It offers as examples companies with reputations for ``exploitative involvement in developing nations,'' ``activities endangering the environment'' and ``discriminatory behaviour,'' among other misdeeds. It's clear that these tough criteria were not applied when the UNDP went looking for financing for its latest project. For instance, one of its partners is Novartis, a biotech giant which has been the subject of European protests against genetically engineered crops.

Until protests forced it to pull out in August, Ericsson cellular - another GSDF partner - was one of the most intransigent Western investors in Myanmar (formerly Burma), a pariah regime known for its violence and repression. The ABB Group, meanwhile, is one of the hydro companies behind the Three Gorges Dam in China, a project many analysts see as a recipe for environmental carnage and social upheaval.

And then there is Dow Chemical, creator of Agent Orange and one of the top polluters and pesticide producers on the planet. What sort of ``imagetransfer'' will occur when it teams up with the UNDP? Most alarming of all, records show that the UNDP approached Royal Dutch/Shell, a company which has yet to make amends for the events which led to hanging of the Ken Saro Wiwa and eight other Nigerian activists in 1995. So far, Shell hasn't joined the project, but it's clear that the UNDP fundraising guidelines weren't uppermost when the company was approached. But then, the usual criteria are out the window with the GSDF. Rather than examining a company's track record and deciding whether a partnership is appropriate, the UNDP simply offers assurances that any project that comes out of the GSDF will ``uphold universal labor, environmental and human rights standards.''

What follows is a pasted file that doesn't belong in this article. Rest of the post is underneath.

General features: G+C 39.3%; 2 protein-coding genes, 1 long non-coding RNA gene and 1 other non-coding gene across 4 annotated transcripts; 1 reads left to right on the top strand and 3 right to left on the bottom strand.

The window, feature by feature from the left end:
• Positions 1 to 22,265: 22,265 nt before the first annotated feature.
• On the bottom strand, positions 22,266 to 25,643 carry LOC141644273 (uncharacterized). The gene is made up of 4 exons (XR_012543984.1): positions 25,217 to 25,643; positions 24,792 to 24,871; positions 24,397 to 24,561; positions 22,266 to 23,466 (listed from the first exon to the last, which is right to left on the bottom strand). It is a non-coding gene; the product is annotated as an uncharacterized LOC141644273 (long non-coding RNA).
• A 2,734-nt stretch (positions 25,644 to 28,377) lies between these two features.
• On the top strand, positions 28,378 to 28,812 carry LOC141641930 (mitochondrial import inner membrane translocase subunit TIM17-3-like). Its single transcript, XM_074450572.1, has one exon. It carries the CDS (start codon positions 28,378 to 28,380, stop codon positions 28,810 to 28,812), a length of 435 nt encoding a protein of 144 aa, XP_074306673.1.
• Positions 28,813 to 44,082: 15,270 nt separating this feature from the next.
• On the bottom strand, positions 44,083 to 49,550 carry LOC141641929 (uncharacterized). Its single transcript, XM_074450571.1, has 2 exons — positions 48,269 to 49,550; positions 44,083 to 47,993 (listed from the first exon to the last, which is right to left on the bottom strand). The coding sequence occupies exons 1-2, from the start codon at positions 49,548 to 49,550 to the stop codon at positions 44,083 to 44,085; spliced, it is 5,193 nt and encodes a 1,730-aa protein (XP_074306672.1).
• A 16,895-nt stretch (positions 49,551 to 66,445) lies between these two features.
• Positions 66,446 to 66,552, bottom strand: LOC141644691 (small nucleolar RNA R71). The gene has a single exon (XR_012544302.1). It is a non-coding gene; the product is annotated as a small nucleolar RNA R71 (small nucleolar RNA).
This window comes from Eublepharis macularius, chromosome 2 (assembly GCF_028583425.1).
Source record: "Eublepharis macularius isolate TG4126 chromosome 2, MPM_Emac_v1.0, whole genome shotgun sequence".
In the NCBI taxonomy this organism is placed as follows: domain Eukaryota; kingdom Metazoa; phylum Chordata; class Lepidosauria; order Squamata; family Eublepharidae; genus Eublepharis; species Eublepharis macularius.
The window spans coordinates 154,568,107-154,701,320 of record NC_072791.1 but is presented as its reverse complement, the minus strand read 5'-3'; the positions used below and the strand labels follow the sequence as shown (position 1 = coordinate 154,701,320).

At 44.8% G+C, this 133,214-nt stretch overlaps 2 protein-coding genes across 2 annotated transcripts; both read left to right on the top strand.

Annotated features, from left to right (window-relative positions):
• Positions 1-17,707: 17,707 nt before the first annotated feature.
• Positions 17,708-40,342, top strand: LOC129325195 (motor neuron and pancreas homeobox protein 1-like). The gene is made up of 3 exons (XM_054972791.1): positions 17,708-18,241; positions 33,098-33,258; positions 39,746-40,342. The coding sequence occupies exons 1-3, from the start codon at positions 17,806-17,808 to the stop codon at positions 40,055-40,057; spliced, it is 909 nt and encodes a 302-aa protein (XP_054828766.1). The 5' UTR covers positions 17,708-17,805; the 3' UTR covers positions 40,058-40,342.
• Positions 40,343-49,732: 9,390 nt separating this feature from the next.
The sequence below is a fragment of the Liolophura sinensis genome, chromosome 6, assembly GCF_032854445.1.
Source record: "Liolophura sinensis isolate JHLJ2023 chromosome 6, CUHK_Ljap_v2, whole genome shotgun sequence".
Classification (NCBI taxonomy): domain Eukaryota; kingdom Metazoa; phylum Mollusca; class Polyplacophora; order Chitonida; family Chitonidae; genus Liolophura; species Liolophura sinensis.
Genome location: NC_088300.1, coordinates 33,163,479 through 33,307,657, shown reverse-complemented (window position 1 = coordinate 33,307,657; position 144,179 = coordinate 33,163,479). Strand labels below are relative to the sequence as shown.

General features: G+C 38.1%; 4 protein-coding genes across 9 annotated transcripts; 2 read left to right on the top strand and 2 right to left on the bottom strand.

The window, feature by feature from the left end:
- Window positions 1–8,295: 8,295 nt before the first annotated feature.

These projects could range from offering microcredit loans to bringing electricity to poor townships. Though no one could argue with the merit of such initiatives, there is no agreement about whether they will be the first step in a more socially conscious brand of investing, or whether they will be used, as critics claim, to ``greenwash'' the rest of the sponsors' operations. For instance, will ABB soft-pedal its involvement in the Three Gorges Dam by pointing to a well it dug in a nearby community, a sort of New Age ethical boutique within the cutthroat multinational marketplace? There is, of course, a long corporate tradition of this kind of window-dressing.

The question is: Should the U.N. be selling itself as an ethical management consultant in this highly compromised public relations game? The answer is that several key people at the U.N., including the Secretary-General Kofi Annan, have become convinced that goals of sustainable development and the goals of business are one and the same.

Next week: plans within the U.N. to turn human rights into a for-profit enterprise and the central role being played by Canadian diplomats.

TRAC/Corporate Watch Report
on UNDP's GSDF initiative